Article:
“The tongue has the power of life and death.” –Proverbs 18:21
The power of words
I don’t think it’s over-dramatic to say that words are like nuclear power. Nuclear power can light an entire city or obliterate that same city. It depends upon the way in which and the care with which that power is used.
Every child knows the line, “Sticks and stones may break my bones, but names will never hurt me.” Every person over eight years-old knows that’s not true. Words carry tremendous power to draw people closer together or to alienate them. To build people up or to tear them down. To heal or to wound. To give life or to unleash death.
It is essential for Catholics to understand the power of words and the power of love. But most of all, it is essential to understand the power of the Word, the God Who is love.
I want to begin at an odd starting-point, however. There is a series of comedy books for which I have an inordinate affection. It is the series of Jeeves novels by P.G. Wodehouse, an English author of the early-to-middle twentieth century. The stories are about Reginald Jeeves, who is the prototypical fictional super-butler…though, technically, he is a valet…and his master, a young, idle, and dim-witted but winsome minor aristocrat named Bertie Wooster.
Wodehouse was one of the most gifted authors of the twentieth century. And he watched the world torn to pieces around him during two world wars, the Great Depression, and decades of unremitting cultural and moral decay. And what was his response? To what purpose did he dedicate his formidable talents?
Not to wartime propaganda. Not to writing treatises on political theory. Not even to writing serious fiction. At least, not “serious fiction” in the ordinary way we think of that term. Instead, he churned out book after book, telling stories about two insignificant characters doing the most astoundingly trivial things.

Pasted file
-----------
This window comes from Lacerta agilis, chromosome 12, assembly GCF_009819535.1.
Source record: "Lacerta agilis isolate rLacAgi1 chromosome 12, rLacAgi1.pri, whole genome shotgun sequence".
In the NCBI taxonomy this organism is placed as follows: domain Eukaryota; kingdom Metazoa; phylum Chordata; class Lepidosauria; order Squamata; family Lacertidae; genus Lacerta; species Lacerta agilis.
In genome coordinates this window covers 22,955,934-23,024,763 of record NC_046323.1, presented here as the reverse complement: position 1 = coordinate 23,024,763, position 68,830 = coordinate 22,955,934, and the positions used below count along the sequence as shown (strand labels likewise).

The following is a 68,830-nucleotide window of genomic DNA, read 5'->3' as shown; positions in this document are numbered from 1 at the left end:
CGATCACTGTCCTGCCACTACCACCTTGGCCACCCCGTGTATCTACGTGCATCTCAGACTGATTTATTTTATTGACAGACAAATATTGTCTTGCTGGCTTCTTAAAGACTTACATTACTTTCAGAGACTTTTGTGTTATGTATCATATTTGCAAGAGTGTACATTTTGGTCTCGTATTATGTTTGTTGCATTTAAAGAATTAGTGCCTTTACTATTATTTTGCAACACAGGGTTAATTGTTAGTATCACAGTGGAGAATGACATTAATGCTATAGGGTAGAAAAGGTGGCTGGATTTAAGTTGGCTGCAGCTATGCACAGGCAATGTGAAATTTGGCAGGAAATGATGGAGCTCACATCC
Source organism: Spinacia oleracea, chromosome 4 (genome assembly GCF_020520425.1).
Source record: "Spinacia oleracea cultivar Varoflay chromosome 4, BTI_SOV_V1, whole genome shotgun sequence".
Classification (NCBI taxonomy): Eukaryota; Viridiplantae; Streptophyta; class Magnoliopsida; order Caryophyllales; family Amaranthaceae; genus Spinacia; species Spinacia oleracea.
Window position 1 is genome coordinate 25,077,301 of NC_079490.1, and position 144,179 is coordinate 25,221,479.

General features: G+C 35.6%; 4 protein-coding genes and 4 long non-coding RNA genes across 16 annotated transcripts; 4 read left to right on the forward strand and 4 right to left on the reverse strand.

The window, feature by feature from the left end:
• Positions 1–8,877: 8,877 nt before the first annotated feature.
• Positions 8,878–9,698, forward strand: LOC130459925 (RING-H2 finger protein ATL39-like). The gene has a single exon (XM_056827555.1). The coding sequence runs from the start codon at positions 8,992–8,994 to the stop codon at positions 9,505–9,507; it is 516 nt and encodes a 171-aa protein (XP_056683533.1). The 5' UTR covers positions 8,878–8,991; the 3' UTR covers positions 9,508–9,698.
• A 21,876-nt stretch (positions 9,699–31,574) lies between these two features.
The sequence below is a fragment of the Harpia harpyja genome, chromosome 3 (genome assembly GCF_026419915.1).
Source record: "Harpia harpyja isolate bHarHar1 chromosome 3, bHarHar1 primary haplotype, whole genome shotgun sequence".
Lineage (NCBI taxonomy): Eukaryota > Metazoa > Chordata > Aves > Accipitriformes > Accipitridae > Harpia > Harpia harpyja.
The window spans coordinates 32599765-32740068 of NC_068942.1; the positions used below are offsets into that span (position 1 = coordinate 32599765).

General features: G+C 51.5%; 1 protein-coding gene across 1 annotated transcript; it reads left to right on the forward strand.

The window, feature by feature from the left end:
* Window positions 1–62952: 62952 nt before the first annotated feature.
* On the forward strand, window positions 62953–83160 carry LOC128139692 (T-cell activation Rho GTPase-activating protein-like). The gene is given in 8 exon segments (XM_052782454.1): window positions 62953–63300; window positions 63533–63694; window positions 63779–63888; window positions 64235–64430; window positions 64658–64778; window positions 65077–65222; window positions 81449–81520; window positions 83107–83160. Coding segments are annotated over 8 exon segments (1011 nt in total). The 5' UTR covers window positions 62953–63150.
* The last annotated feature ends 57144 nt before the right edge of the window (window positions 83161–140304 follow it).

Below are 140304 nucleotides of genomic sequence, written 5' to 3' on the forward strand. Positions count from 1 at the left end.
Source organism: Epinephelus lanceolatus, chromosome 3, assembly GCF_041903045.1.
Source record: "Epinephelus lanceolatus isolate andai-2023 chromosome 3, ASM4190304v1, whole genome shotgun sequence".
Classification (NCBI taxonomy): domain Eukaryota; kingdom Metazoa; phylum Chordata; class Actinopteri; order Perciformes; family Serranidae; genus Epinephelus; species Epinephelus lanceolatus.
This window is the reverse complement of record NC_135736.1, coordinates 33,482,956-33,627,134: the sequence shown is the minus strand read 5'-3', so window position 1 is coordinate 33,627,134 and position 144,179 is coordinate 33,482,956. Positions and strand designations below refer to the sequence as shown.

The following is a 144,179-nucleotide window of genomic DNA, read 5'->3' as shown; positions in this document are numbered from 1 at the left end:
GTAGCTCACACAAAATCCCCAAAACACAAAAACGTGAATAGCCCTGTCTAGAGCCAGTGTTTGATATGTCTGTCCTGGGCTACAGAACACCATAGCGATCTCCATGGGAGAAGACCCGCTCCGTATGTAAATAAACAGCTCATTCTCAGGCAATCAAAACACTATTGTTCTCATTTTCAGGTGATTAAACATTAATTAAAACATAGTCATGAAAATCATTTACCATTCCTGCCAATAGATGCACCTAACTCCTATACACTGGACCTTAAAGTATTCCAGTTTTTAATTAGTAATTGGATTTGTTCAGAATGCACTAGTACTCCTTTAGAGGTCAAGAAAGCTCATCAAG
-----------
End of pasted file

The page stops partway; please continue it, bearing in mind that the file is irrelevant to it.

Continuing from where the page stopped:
But the saving grace of the Jeeves stories is in their language. Wodehouse took his almost painfully inane plots and dialogue and clothed them in the most exquisite, perfect English prose.
Actually, with a little imagination, there are lots of lessons we could glean from the Jeeves novels. They are about chaos and order. About global troubles and domestic tranquility. Even about sin and grace and love.
But the lesson they teach most clearly and emphatically is about the power of words. The power of words to bring characters and stories to life. The power of words to take trivial plots and turn them into noble monuments of human expression and edifying parables about human nature.
“With their mouths the godless destroy their neighbors, but through knowledge the righteous escape.” –Proverbs 11:9
“The world today is flooded with words, yet we thirst for truth.” So begins Detroit Archbishop Allen Vigneron’s 2021 pastoral note on digital communication, The Beauty of Truth. If P.G. Wodehouse lavishes the highest English prose on trivial plots, today’s world floods even the weightiest issues with “trash talk,” to borrow an expression from the sports world.
Today, such words pour forth from media outlets of all kinds, even some purportedly Catholic outlets. Careless words. Antagonistic words. Provocative words. Derogatory words. Manipulative words. And outright lies.
And we face this flood of words every day, from the first time we check our phones in the morning to … well … the last time we check our phones before we go to bed at night. All day long we are bombarded with messages. And most of those messages are trying to manipulate us.